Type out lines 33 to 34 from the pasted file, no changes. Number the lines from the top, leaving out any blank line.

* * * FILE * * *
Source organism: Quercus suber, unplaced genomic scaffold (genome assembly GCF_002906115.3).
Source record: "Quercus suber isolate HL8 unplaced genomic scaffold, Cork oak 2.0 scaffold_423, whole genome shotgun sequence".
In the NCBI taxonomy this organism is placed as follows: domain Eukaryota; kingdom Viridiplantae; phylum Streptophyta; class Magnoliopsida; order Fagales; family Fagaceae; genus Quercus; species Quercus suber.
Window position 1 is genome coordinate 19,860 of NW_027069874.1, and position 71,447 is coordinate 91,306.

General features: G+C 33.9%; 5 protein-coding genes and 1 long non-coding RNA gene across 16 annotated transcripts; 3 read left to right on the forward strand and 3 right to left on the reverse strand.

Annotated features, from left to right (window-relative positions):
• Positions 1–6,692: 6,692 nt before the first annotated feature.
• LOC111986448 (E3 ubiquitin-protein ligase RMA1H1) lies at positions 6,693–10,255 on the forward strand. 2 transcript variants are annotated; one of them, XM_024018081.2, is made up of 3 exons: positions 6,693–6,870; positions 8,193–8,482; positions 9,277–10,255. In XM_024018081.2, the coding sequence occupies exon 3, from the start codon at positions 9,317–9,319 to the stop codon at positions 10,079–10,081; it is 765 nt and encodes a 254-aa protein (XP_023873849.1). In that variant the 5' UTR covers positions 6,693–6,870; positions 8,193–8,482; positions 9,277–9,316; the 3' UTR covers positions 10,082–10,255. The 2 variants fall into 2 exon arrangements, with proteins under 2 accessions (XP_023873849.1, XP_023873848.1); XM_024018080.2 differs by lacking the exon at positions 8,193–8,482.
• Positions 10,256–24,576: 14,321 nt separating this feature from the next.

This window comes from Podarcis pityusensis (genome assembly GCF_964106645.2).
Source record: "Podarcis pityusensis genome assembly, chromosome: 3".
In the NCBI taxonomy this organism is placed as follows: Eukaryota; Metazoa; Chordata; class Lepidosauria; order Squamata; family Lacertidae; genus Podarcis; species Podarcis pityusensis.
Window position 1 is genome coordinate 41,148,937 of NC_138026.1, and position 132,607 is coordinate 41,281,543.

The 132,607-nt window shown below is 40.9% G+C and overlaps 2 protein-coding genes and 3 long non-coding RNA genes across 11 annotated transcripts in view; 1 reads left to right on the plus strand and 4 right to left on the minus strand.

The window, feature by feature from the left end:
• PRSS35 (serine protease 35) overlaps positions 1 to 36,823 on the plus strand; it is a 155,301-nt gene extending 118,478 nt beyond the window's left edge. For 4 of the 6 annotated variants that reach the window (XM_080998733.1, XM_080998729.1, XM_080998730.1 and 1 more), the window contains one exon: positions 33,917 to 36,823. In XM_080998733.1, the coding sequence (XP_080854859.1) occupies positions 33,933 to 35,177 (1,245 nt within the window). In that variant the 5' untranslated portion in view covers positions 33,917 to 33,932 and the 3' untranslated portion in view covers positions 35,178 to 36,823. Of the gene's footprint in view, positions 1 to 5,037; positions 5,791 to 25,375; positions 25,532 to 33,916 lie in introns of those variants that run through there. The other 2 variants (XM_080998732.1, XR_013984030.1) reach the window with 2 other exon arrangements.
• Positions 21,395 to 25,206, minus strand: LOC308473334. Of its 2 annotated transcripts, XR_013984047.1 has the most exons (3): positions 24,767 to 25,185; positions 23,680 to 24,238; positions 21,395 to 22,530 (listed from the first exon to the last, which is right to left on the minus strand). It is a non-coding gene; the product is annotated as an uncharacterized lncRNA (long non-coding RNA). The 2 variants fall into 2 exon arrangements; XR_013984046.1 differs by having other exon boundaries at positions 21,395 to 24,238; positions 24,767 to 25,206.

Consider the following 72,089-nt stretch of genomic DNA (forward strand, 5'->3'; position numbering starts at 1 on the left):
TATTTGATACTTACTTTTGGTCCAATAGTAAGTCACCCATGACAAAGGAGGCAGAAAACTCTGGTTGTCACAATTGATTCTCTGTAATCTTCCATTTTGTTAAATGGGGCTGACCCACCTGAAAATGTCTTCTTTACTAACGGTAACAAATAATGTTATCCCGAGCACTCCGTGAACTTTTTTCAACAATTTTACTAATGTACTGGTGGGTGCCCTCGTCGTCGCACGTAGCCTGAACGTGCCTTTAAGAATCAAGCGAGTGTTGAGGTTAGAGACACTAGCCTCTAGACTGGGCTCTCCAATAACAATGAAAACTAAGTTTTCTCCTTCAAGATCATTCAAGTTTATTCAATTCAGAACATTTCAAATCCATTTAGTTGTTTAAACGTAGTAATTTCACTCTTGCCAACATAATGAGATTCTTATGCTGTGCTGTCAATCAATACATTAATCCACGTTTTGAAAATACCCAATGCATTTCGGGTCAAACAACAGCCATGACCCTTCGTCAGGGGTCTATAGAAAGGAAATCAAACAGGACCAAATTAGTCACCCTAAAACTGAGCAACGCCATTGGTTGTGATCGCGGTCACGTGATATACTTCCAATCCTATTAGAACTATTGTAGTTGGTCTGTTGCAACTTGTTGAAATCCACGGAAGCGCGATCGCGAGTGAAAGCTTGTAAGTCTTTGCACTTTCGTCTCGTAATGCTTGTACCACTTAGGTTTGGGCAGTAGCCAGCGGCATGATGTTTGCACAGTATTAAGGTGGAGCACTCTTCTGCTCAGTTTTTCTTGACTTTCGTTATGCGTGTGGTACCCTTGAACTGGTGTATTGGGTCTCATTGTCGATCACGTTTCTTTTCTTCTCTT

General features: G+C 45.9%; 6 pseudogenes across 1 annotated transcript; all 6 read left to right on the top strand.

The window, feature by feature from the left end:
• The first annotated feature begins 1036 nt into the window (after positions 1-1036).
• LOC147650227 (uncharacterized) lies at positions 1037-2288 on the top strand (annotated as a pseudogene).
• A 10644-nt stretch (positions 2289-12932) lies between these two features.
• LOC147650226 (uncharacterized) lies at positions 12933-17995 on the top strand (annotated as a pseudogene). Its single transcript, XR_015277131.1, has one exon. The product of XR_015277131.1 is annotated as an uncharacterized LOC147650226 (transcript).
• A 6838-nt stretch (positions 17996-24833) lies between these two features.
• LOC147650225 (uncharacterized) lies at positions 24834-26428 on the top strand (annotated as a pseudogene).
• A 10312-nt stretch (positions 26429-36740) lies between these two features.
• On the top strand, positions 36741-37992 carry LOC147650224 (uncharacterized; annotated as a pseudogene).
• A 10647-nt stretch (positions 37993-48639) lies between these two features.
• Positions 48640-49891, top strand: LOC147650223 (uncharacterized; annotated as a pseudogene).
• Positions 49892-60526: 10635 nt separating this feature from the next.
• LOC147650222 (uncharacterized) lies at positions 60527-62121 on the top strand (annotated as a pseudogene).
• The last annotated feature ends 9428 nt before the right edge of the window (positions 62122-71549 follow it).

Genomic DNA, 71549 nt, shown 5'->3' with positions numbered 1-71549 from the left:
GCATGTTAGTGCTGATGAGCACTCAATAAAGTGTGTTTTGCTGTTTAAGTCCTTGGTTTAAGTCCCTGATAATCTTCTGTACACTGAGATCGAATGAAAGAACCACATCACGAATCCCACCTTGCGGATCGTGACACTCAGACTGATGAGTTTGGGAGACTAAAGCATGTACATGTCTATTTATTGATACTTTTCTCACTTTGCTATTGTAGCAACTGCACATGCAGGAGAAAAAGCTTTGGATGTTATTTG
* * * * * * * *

• LOC147650222 (uncharacterized) lies at positions 60527-62121 on the top strand (annotated as a pseudogene).
• The last annotated feature ends 9428 nt before the right edge of the window (positions 62122-71549 follow it).